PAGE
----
Tyre and Rubber Recycling recently interviewed Elke Biechele, the CEO of Risiko Tek. A company that has its basis in corporate investigations. I doubt that we can call anything that Risiko Tec does as “run of the mill”; it is essentially a top-level financial private investigation agency.
Elke Biechele explains; “What RisikoTek does, is we are a software and services company specialising in the detection of financial crime. We are a team of anti-money laundering experts with a wealth of experience.
“We have provided our technology and services thus far to large multinational corporations, governments, bodies of government, NGOs, and also smaller corporations, and always to detect and mitigate illicit activities.
“We specialise in the identification of the person or the company that is behind the crime. It is usually crimes committed for profitability, such as counterfeiting, trade-based money laundering, smuggling, or other crimes where there is a corporation involved and shareholders. Essentially, we investigate organised crime.”
If anyone doubts whether this is relevant to the tyre recycling sector, they might want to search the Tyre and Rubber Recycling news blog for some instances.
Most recently, we have entered the field of environmental protection
Biechele continued; “Organised criminals work like normal companies. We also do due diligence. And that is something everyone should get involved with. If you enter into a new business arrangement, you have a new business partner, or you decide to make some investments with somebody. It would be best if you always did the due diligence into who they are and what other partners are involved in.
“It is also good. If you have a supply chain, some companies have maybe 20,000 suppliers; then you should also monitor your supply chain frequently and carefully. In particular, in light of recent events, when there are wars and sanctions. This is what we specialise in. And most recently, we have entered the field of environmental protection. Hence, we have decided to use artificial intelligence and machine learning to analyse satellite imagery.
We have now created a solution. We call it the Space Detective that uses AI to identify tyre or plastic waste sites from space. This tool can cover areas anywhere worldwide as long as there is satellite image recovery. We can use our AI models and detect the tyre sites. Then we built an easy-to-use web application tool through which users can detect and regularly monitor things like tyre sites or recycler sites, decide on the area of interest and even go back in time to see historical data. Going through10 years of data, it is possible to see the development of how a site arose.”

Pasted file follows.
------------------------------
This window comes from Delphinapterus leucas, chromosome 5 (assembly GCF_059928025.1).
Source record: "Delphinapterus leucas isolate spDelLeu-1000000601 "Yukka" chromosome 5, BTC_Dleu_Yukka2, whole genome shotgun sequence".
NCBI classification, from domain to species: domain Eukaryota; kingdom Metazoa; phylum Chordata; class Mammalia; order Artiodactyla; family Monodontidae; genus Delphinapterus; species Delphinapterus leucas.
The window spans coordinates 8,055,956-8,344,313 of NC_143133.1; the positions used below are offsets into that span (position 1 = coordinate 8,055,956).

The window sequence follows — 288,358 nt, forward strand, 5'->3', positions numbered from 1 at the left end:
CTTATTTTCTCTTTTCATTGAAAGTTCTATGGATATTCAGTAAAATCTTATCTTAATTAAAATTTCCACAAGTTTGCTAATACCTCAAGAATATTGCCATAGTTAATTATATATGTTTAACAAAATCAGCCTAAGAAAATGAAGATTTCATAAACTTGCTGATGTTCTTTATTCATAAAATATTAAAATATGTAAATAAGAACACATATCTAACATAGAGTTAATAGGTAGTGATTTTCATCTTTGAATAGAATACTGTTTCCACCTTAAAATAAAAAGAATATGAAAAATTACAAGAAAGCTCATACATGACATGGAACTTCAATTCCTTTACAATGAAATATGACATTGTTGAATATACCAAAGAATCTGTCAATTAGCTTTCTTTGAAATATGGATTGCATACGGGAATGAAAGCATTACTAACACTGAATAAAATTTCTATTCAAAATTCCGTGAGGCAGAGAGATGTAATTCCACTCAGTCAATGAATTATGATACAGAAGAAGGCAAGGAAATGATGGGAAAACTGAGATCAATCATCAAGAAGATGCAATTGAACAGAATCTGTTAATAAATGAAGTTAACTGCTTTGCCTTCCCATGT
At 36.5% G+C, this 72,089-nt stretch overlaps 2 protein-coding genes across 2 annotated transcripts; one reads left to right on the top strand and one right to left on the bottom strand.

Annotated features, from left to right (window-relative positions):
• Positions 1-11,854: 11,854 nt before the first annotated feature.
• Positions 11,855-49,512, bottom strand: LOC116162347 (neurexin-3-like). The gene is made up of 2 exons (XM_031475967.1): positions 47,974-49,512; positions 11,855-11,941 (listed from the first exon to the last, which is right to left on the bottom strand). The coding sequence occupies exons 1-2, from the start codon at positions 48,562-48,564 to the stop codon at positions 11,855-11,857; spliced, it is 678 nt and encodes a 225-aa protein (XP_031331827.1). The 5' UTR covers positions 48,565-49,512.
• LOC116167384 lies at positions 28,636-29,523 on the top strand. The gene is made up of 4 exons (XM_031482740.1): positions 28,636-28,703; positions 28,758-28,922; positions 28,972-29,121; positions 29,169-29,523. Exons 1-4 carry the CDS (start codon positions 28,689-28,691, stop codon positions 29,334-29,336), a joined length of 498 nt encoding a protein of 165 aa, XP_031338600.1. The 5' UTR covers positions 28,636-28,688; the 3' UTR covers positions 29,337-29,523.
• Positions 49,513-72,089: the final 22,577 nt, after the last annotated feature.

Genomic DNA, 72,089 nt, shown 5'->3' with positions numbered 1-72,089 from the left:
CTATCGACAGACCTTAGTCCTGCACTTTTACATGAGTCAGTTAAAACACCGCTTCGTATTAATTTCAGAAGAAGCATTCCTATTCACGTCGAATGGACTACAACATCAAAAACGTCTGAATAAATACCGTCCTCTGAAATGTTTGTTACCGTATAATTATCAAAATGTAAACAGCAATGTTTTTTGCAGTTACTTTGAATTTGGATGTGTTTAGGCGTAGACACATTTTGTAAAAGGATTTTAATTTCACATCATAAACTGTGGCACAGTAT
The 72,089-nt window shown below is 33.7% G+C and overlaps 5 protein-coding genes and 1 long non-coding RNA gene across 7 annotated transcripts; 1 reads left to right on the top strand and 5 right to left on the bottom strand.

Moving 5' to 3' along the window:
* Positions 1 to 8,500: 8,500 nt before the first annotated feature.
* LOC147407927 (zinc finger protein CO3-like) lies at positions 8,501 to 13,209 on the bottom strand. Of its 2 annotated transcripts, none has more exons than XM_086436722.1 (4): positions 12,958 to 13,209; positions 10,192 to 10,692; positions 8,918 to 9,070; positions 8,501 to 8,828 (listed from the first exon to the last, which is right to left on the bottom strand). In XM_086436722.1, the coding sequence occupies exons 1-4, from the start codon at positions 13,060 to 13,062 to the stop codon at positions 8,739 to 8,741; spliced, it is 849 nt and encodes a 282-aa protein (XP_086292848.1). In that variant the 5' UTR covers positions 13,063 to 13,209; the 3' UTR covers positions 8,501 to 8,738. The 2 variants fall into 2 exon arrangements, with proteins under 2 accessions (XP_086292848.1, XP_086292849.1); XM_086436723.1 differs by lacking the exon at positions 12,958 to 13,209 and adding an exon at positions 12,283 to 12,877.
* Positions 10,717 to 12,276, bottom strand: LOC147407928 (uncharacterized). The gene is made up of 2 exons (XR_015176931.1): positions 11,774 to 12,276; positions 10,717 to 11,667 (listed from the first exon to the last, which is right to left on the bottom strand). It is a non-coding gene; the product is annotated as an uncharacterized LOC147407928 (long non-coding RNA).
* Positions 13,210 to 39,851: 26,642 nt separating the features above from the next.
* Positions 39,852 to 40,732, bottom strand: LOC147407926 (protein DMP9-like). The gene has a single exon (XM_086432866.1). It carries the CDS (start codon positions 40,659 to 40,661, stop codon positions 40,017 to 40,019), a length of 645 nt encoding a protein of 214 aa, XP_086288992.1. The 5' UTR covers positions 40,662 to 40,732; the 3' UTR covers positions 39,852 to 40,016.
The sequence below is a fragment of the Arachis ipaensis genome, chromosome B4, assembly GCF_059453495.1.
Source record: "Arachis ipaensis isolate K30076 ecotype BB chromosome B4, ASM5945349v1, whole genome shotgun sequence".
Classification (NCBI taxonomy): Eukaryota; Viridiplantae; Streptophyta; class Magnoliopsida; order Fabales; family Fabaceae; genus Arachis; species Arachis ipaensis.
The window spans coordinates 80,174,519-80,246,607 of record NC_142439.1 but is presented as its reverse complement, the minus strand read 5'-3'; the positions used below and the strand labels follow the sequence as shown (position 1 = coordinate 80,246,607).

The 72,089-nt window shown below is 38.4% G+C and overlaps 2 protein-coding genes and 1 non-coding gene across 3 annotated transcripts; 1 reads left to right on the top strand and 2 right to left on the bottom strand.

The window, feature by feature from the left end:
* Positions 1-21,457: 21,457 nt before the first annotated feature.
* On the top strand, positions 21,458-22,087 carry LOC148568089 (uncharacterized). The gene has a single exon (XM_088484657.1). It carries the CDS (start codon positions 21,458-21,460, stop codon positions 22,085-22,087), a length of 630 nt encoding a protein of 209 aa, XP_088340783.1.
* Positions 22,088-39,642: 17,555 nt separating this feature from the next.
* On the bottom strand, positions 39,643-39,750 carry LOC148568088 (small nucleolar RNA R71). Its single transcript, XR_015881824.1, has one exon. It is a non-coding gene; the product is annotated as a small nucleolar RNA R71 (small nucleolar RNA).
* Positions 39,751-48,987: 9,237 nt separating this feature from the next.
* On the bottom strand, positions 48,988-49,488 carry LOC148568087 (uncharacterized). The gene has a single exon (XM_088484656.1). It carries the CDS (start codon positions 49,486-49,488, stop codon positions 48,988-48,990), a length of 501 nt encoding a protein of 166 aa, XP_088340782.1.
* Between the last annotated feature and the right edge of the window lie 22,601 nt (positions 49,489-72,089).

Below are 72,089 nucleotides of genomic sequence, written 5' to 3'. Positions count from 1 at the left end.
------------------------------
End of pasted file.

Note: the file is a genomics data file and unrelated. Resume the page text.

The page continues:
Waste is a huge problem; hardly a day passes without one news agency or another carrying a story about plastic waste. Tyres are a little bit less of a public issue as they tend to be out of sight, rather than clogging exotic beaches and rivers as plastic does. Nonetheless, tyres remain a huge waste issue and will do for many years to come. That very situation attracts people into the sector.
The recent Interpol report showed that organised crime was involved at various levels
Biechele continues; “Despite the huge investment in the collection, and the recycling schemes for tyres over the past decades, tyres and other wastes are still being disposed of illicitly. So, I think the challenge is far from over. And in particular with tyres, they can catch fire, and they can burn for years, and they can harm our environment tremendously. With climate change, we think that this area, in particular, is very pressing. We wanted to find an effective solution, where we can monitor large areas, and with very few people, to keep the costs down, and monitor very effectively and find those sites before they become a danger to the environment.”
The recent Interpol report showed that organised crime was involved at various levels. And part of the problem is fraudulent documentation. The initiator of the waste stream, the tyre retailer, in our case, may well see paperwork that says the tyres are going through a licensed carrier, they are going to licensed processing plants, or in Europe, they are going through the EPR agencies. However, once the waste leaves the retailer, it can go anywhere. There are issues with waste that has been written off as being dealt with when it actually has not been. Is that the sort of area where RisikoTek could have influence?